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If you’ve got a picky eater in your household, try putting some of these strategies from the nutritionists at the American Dietetic Association to the test. In no time, you may see your so-called picky eater blossom into an epicurean adventurer.
Skip the Power Struggle: When your kid won’t even taste something you know he’ll probably adore, or if he isn’t eating as much as you think he should, it can be tempting to force the issue. Don’t, experts advise. Forcing kids to take a bite or to eat something they don’t want to can just compound the problem and lead to even more finicky eating.
Avoid Labels: Sometimes calling a child a picky eater can backfire when she starts thinking of herself that way. The truth is that many toddlers will simply grow out of selective eating habits if you give them enough time, so it’s best not to call attention to the issue.
Be a Repeat Offender: If your child refuses to eat a specific food the first time you serve it, don’t automatically assume that she hates it. It’s more likely that she’s intimidated by trying a “new” thing. But after seeing carrots on her plate six or seven times, she might feel comfortable enough to add it to her list of acceptable foods.
Tap Into Peer Pressure: Do you know what your child’s friends are eating? Sometimes, seeing another child eating a new or unfamiliar food is all it takes to get your kid to try it. Ask what his friends bring to school for snacks or lunch, or make a point to schedule a mealtime playdate and use peer pressure to your advantage.
Go Shopping Together: Involve your child in your shopping routine so he feels like he’s part of your menu choices at home. Of course, as the parent, you are ultimately in charge of what makes it into the cart, but allowing a child to choose between three kinds of fruit, for example, or which color of cheese he or she would like to try can work wonders. Another strategy: Have your child pick a healthy new “food of the week” for everyone in the family to try.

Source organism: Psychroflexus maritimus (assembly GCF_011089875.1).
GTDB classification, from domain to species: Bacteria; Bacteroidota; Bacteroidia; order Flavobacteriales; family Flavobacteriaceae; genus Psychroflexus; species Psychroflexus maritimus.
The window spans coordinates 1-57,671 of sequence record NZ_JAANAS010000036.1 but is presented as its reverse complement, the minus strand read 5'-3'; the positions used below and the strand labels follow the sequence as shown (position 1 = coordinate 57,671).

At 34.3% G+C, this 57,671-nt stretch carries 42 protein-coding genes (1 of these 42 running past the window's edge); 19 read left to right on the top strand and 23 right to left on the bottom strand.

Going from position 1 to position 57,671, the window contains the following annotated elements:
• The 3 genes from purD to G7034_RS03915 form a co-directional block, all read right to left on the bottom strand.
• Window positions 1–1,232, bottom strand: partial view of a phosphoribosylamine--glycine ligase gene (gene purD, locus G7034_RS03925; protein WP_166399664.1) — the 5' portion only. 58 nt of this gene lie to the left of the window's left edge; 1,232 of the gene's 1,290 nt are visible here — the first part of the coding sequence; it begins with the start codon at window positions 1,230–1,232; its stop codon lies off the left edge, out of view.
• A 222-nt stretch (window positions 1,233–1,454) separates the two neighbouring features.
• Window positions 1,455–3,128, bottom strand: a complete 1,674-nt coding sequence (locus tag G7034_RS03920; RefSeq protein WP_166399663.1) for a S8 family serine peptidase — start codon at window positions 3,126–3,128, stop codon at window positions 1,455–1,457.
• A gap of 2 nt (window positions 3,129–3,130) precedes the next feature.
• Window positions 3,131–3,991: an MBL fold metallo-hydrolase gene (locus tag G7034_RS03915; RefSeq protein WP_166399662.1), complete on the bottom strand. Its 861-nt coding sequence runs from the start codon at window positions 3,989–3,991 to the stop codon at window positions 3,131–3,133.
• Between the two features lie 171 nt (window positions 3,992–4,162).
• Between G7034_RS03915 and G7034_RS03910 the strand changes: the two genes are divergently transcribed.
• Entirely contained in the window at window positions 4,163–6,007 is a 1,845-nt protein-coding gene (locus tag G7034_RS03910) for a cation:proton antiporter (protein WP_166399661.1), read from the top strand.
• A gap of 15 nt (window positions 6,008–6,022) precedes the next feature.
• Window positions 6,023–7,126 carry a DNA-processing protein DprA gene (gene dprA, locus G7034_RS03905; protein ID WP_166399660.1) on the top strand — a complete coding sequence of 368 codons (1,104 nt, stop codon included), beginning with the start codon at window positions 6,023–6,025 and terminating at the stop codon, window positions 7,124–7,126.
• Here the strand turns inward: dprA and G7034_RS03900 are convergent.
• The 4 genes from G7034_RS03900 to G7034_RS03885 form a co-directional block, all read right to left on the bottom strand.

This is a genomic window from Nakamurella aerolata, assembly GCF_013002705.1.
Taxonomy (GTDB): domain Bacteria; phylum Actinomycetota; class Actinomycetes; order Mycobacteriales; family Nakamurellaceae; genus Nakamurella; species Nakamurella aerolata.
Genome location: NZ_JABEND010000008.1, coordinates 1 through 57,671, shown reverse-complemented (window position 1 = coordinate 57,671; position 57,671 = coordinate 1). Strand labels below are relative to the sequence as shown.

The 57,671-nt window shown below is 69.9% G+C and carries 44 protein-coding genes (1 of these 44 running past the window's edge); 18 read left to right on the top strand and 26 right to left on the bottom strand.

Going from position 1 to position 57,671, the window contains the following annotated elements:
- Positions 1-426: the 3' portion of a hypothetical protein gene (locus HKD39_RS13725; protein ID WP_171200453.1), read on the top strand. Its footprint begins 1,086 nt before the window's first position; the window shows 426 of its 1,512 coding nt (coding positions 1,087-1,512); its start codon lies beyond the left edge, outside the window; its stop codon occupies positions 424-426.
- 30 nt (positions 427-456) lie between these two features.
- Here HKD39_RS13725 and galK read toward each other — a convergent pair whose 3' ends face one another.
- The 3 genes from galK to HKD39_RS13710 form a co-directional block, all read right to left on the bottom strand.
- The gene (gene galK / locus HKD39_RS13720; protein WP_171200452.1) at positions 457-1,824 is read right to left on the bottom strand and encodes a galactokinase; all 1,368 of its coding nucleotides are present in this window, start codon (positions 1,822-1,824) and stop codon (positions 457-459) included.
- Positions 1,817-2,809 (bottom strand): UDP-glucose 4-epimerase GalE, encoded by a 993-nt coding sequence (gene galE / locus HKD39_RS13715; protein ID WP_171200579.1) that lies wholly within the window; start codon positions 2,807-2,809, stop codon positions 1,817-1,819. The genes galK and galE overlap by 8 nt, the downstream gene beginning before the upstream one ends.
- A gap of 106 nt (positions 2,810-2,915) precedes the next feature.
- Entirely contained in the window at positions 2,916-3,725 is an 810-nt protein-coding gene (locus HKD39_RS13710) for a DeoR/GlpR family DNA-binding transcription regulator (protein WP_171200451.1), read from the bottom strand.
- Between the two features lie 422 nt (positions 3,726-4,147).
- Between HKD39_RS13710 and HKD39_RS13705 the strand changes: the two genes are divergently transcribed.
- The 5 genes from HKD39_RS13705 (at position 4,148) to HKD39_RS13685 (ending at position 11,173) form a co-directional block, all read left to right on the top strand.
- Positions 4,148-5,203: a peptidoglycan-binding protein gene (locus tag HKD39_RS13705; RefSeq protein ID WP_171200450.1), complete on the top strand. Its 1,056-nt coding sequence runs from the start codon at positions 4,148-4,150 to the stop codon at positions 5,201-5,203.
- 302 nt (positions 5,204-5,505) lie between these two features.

Get Cooking: Letting your kids help with meal preparation can also help build interest in what is on the table. Even small children can pour an ingredient that Mom or Dad has measured out, or check on cookies or bread through the window in the oven door. As children get older, they can take on bigger roles, such as planning and preparing a well-balanced meal one night a week.
Set an Example: Eat a balanced, healthy diet yourself! Kids pick up cues from their parents. So, if you grudgingly eat your greens, avoid certain food groups or pick junk food over healthier snacks, chances are your child will do the same.
What food does your picky eater surprisingly love? Chime in below!